Stopping Putin Will Require Military Might From Europe, United States

From the start of the most recent Russian madness, I have taken a straightforward appraisal of the situation. For many of us, the Eastern European theatre has been long considered a potential tinderbox given Russian President Putin’s makeup and stated desires.

As the Russian military massed along the border I thought an invasion of Ukraine would occur, never thinking it would not. The dance of diplomacy had to be undertaken prior to the start of this phase of the violence, as that is an international nicety.

While I champion diplomacy, one has to keep in mind that there is a stark difference in sitting down with those one has disagreements with while hoping to foster dialogue and a working compromise, as opposed to talking with a madman who is wedded to delusional visions of conquest.

The war in Eastern Ukraine has been ongoing for years. Most of the world did not want to know about it. Thousands died prior to the latest invasion two weeks ago. That is the harsh reality.

So Putin has to be viewed in the totality of his past actions and declared threats for the future. As such, Putin can not reverse course and back down. There is nothing in his history to suggest that is an option for him to take. So the following news snippet this morning from Australia is worthy of posting.

Terry Barnes wrote the following for Spectator Australia.

A retired British general, Sir Chris Deverall, is arguing that a no-fly zone over Ukraine might yet be the only rational choice for NATO. Deverall says NATO will have to fight Vladimir Putin eventually, so should be prepared to do it now. Meanwhile, polling indicates 45 percent of Americans support a no-fly zone, 20 percent are against, and the rest presumably are undecided. Rightly or wrongly, the unthinkable is being thought. Putin’s war could yet become a European war.”

I again echo a theme on this blog that strength is what Putin understands, and weakness is what Putin uses for his own ends. If the world community can not accept that fact then Ukraine is doomed. And Europe is further threatened.

This morning Ukraine President Zelenskyy was termed by a news analysis on television as “Churchhill in the digital age”. With that phrasing comes to mind the weight of leadership that Winston Churchill would remind us of if he were here to gauge the current crisis. History will judge the international community harshly if we do not stand up to this test of our time.

Putin must be stopped.

And so it goes.

Russia Onlys Respects Strength, West Needs To Show True Resolve Over Ukraine

What would Winston Churchill do?

Russian President Putin, the madman of Eastern Europe, has shown his true intentions with not only a brazen and deadly invasion of a sovereign nation but also with his openly stated purpose.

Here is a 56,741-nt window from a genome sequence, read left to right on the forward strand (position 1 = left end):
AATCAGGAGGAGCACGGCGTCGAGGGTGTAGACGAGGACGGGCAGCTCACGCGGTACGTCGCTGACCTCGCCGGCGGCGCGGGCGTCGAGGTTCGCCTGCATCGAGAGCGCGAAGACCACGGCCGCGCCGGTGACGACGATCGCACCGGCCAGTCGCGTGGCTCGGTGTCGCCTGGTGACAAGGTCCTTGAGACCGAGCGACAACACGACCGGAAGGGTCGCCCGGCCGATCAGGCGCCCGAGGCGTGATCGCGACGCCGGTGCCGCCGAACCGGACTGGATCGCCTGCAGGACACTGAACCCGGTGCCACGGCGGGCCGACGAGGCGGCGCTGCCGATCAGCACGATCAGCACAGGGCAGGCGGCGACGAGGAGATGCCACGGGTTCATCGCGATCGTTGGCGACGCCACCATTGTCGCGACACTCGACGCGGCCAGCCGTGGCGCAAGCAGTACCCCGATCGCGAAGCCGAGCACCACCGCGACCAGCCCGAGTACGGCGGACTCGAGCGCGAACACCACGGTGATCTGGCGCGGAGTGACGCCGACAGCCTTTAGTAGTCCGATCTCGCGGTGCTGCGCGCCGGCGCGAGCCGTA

Gone are the calm days of the autocrat merely talking about ‘peace keeping’. Now it is all about conquest. His declaration of consuming all of Ukraine is no longer in doubt.

But then what is next for the dictator who makes Kim Jong-un look utterly sane?

This weekend it is reported that Putin’s powerful navy assets have been spotted in the Black Sea port of Odessa. Anyone with a geographical understanding of what that means has to ponder if a larger European conflict is being contemplated in Moscow.

The issue can not be discounted, as the very weakness in world resolve in the past is very much a consideration for Putin’s invasion of Ukraine. When Putin ruthlessly broke international law and took Crimea no one stood up and said “NO”. Instead, there was a collective shaking of the head at ‘the bad little boy in Moscow’ and in so doing ‘Putin learned his lesson’.

The lesson Putin learned, however, was there were no repercussions to audacious and criminal moves. Many on the world stage pretended the sanctions which were applied due to that land grab would result in Putin leaving the rest of Ukraine and Europe alone.

Those with realpolitik as their foundation knew otherwise. Sanctions are a politically-inspired balm, a mere image in place of taking concrete actions. Sanctions will not stop a madman.

With tepid responses from the world community, there was also the Trump Administration which took moves year-after-year to undermine alliances and international organizations. Today it was reported former national security adviser John Bolton believed that Putin was “waiting” for a possible United States withdrawal from NATO. That is the result of Trump tossing aside decades of collective unity for his tawdry displays while in office when dealing with Putin, as outlined in The Hill.

The world community is concerned, and rightfully so about what comes next. While I appreciate the level of dread, as it is real, I do question the actual resolve from the world community to stop Putin. This week, NATO rejected the military move of creating a no-fly zone over Ukraine. They stated it would result in a military confrontation with Moscow. But it is that very type of messaging that Russia understands best.

A bully and killer on the world stage must not get clearance to continue the rampage. Or make additional threats. Up to now, Putin has done both, and promises to continue. The problem is that Russia for too long has thrown punches but does not receive in return an even more devastating counterpunch.

Let us be perfectly clear. A truly strident message of deterrence is what Russia understands, and respects. History makes the case. If we need to bump chests and eye the Russians down, then that is what we must do.